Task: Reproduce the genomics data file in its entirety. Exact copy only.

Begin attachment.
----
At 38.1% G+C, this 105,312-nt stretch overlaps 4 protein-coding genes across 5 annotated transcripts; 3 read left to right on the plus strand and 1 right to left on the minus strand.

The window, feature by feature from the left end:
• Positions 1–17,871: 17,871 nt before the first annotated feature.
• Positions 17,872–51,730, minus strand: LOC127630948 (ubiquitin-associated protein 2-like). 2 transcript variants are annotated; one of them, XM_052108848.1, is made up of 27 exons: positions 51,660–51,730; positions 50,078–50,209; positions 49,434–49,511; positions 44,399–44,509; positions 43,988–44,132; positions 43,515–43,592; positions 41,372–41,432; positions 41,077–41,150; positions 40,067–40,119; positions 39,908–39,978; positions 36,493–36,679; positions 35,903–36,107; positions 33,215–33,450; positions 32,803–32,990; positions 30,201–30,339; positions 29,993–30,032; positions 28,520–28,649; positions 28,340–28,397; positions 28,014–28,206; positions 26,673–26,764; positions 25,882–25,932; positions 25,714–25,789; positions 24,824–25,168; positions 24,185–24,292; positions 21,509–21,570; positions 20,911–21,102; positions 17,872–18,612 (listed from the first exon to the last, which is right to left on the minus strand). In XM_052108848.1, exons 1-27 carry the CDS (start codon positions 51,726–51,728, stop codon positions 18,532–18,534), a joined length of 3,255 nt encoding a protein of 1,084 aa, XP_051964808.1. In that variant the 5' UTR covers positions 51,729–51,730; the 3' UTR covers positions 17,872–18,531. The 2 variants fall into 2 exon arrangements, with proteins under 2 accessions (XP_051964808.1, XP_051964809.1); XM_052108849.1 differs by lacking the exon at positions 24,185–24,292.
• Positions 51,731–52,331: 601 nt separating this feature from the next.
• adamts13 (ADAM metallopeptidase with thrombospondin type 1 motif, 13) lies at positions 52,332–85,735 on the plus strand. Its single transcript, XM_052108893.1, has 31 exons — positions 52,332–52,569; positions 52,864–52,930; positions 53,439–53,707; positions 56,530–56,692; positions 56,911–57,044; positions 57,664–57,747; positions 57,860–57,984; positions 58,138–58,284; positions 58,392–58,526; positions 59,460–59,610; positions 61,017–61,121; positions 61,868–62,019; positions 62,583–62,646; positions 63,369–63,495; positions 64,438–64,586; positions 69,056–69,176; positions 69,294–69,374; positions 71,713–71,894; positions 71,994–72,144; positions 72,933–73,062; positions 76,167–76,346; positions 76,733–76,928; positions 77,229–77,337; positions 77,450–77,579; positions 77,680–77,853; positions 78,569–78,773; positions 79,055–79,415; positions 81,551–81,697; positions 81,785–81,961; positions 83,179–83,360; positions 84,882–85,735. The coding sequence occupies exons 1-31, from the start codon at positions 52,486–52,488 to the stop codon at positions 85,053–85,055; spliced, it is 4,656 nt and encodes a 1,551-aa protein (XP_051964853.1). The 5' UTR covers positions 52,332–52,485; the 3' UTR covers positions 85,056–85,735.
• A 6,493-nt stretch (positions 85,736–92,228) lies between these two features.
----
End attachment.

At 38.1% G+C, this 105,312-nt stretch overlaps 4 protein-coding genes across 5 annotated transcripts; 3 read left to right on the plus strand and 1 right to left on the minus strand.

The window, feature by feature from the left end:
• Positions 1–17,871: 17,871 nt before the first annotated feature.
• Positions 17,872–51,730, minus strand: LOC127630948 (ubiquitin-associated protein 2-like). 2 transcript variants are annotated; one of them, XM_052108848.1, is made up of 27 exons: positions 51,660–51,730; positions 50,078–50,209; positions 49,434–49,511; positions 44,399–44,509; positions 43,988–44,132; positions 43,515–43,592; positions 41,372–41,432; positions 41,077–41,150; positions 40,067–40,119; positions 39,908–39,978; positions 36,493–36,679; positions 35,903–36,107; positions 33,215–33,450; positions 32,803–32,990; positions 30,201–30,339; positions 29,993–30,032; positions 28,520–28,649; positions 28,340–28,397; positions 28,014–28,206; positions 26,673–26,764; positions 25,882–25,932; positions 25,714–25,789; positions 24,824–25,168; positions 24,185–24,292; positions 21,509–21,570; positions 20,911–21,102; positions 17,872–18,612 (listed from the first exon to the last, which is right to left on the minus strand). In XM_052108848.1, exons 1-27 carry the CDS (start codon positions 51,726–51,728, stop codon positions 18,532–18,534), a joined length of 3,255 nt encoding a protein of 1,084 aa, XP_051964808.1. In that variant the 5' UTR covers positions 51,729–51,730; the 3' UTR covers positions 17,872–18,531. The 2 variants fall into 2 exon arrangements, with proteins under 2 accessions (XP_051964808.1, XP_051964809.1); XM_052108849.1 differs by lacking the exon at positions 24,185–24,292.
• Positions 51,731–52,331: 601 nt separating this feature from the next.
• adamts13 (ADAM metallopeptidase with thrombospondin type 1 motif, 13) lies at positions 52,332–85,735 on the plus strand. Its single transcript, XM_052108893.1, has 31 exons — positions 52,332–52,569; positions 52,864–52,930; positions 53,439–53,707; positions 56,530–56,692; positions 56,911–57,044; positions 57,664–57,747; positions 57,860–57,984; positions 58,138–58,284; positions 58,392–58,526; positions 59,460–59,610; positions 61,017–61,121; positions 61,868–62,019; positions 62,583–62,646; positions 63,369–63,495; positions 64,438–64,586; positions 69,056–69,176; positions 69,294–69,374; positions 71,713–71,894; positions 71,994–72,144; positions 72,933–73,062; positions 76,167–76,346; positions 76,733–76,928; positions 77,229–77,337; positions 77,450–77,579; positions 77,680–77,853; positions 78,569–78,773; positions 79,055–79,415; positions 81,551–81,697; positions 81,785–81,961; positions 83,179–83,360; positions 84,882–85,735. The coding sequence occupies exons 1-31, from the start codon at positions 52,486–52,488 to the stop codon at positions 85,053–85,055; spliced, it is 4,656 nt and encodes a 1,551-aa protein (XP_051964853.1). The 5' UTR covers positions 52,332–52,485; the 3' UTR covers positions 85,056–85,735.
• A 6,493-nt stretch (positions 85,736–92,228) lies between these two features.